Legendary European creator Andreas will bring this Lovecraftian story to graphic novel form in December. It’s a tale of the high seas, as the titular Cromwell Stone must find out why the survivors from a very mysterious sea voyage themselves have been disappearing mysteriously—and time is not on his side. This graphic novel will collect the entire trilogy in English for the first time when it drops on December 10 in the US. (UK readers: it’s out this week!) The book also has a very eerie and beautifully composed trailer to watch (if you dare).
What I’m Reading
This month’s Titan Comics reviews seem to have one thing in common: travel. (Maybe that’s because I’m heading overseas for work this week.)
Minions: Paella! #1
Renaud Collin (artist), Stephane Lapuss (writer)
November 6, 2019
Conventional wisdom says travel makes the world smaller, more empathetic to the human condition. If you’re those sassy little yellow pill-shaped creatures called Minions, it’s also bound to bring hijinks. Although the titular dish is nowhere in sight, this two-part miniseries finds them hopping across the world—from a picnic in the European countryside to a beachside fruit salad in the Caribbean—sampling some delicious fare and causing a fair bit of trouble (all in good fun) in their wake.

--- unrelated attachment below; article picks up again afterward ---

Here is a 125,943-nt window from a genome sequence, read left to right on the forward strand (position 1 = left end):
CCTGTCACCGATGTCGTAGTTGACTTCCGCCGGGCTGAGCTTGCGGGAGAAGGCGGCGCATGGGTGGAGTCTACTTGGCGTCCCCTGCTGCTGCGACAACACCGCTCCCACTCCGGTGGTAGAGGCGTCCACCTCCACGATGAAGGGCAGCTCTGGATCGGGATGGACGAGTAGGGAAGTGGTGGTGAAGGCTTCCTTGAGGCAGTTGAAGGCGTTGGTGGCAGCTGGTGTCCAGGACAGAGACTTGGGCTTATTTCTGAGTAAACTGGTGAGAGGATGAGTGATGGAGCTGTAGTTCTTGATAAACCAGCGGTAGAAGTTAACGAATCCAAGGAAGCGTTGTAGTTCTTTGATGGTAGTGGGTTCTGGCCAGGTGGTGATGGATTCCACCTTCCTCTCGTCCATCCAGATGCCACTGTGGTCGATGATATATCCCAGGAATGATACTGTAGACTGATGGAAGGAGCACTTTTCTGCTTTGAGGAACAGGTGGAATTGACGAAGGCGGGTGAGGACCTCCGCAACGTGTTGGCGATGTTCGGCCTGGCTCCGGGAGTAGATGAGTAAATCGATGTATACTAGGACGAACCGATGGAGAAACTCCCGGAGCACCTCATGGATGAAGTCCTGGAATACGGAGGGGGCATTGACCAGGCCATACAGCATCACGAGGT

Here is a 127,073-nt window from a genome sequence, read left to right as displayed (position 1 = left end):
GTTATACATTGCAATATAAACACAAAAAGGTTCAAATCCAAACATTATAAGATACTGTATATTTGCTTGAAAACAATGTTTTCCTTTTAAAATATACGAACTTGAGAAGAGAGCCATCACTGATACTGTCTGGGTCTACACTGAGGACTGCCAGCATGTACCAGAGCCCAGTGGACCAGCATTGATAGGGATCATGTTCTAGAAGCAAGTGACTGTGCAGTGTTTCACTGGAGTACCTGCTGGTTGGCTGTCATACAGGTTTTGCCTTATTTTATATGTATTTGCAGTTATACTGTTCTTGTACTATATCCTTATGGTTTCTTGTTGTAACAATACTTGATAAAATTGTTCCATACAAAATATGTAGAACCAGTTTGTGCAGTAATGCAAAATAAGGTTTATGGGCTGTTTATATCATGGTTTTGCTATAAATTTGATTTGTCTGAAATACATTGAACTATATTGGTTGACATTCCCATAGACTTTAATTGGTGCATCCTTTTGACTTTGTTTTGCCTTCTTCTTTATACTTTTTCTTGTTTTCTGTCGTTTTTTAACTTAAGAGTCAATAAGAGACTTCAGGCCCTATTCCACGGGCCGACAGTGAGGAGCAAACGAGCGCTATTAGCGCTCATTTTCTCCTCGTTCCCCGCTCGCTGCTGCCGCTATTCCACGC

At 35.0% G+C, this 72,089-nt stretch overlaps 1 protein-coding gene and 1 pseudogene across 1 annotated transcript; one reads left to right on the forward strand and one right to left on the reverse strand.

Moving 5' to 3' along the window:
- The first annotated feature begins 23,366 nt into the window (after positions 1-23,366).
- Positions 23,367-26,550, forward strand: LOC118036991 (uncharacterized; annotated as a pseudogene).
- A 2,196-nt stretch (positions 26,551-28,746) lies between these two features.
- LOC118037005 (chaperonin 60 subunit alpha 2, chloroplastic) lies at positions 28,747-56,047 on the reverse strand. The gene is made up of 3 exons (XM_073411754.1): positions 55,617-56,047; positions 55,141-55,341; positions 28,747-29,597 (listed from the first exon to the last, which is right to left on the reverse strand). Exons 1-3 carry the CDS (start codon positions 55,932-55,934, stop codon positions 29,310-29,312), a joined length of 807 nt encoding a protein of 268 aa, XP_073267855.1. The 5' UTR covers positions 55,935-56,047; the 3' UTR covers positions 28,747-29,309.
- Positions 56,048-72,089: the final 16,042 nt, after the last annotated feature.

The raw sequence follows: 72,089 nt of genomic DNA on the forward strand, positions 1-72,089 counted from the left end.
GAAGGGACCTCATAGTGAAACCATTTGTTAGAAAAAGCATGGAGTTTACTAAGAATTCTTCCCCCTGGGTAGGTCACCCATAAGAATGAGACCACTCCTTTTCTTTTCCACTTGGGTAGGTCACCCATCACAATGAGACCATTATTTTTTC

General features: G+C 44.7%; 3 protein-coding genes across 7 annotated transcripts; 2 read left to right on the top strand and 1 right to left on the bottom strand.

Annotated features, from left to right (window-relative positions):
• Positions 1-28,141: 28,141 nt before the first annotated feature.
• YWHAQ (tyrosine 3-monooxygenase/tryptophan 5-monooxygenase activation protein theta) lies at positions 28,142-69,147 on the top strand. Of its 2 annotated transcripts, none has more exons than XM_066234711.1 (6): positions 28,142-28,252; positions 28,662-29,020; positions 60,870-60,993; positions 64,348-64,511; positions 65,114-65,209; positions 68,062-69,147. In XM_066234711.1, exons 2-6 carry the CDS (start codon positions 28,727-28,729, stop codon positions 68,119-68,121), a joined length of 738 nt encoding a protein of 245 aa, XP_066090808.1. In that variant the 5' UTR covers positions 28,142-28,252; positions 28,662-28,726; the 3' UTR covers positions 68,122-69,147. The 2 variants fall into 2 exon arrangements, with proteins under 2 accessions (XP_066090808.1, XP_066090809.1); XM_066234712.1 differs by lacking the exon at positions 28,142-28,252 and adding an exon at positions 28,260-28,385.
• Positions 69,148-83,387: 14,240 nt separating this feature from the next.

While there is a credit of writer on this book, there is minimal text… which makes sense as these Minions don’t really speak English. Of course, in this case, “writing” may also include plotting and storytelling design, showcased in Renaud Collin’s charming artwork. Collin also has background in web design and Flash animation, and it shows in the artwork, which includes paneling in the style of film storyboards, bright, bold colors, and computer-drawn graphics. If any of these stories made the jump from page to screen, it would certainly be a seamless transition. For younger readers, these are also very short stories, none more than a few pages. Parents and children can enjoy this comic together without small attention spans losing interest.
Maybe I’ll try and sneak one of these Minions in my carry-on luggage this week when I head to Spain on business. No doubt they’ll spice up my work conference.
[Editor’s note: I cannot BELIEVE there is no actual paella in this book. I’m reeling.]
Doctor Who: The Thirteenth Doctor Holiday Special #1
Enrica Eren Angiolini (colorist), Comicraft’s Sarah Hedrick (letterer), Jody Houser (writer), Roberta Ingranata (artist), Richard Starkings (letterer)
November 13, 2019
The TARDIS meets Bad Santa, and he does not look at all like Billy Bob Thornton. Following right up on the Doctor Who Free Comic Book Day offering, the Doctor and friends find they really… don’t remember that outing at all. Grant, Ryan, Yaz, and the Doctor each have different—and rather disturbing—recollections of their time on Space Disneyland. Someone—or something—doesn’t want them to remember. Thus, it’s off on a quest not only to recapture that memory, but to figure out why it disappeared in the first place. And the journey eventually dumps them on the doorstep of the North Pole. But this Santa is far scarier than any department store version, and the Doctor is slowly beginning to have flashes as to what got them there in the first place.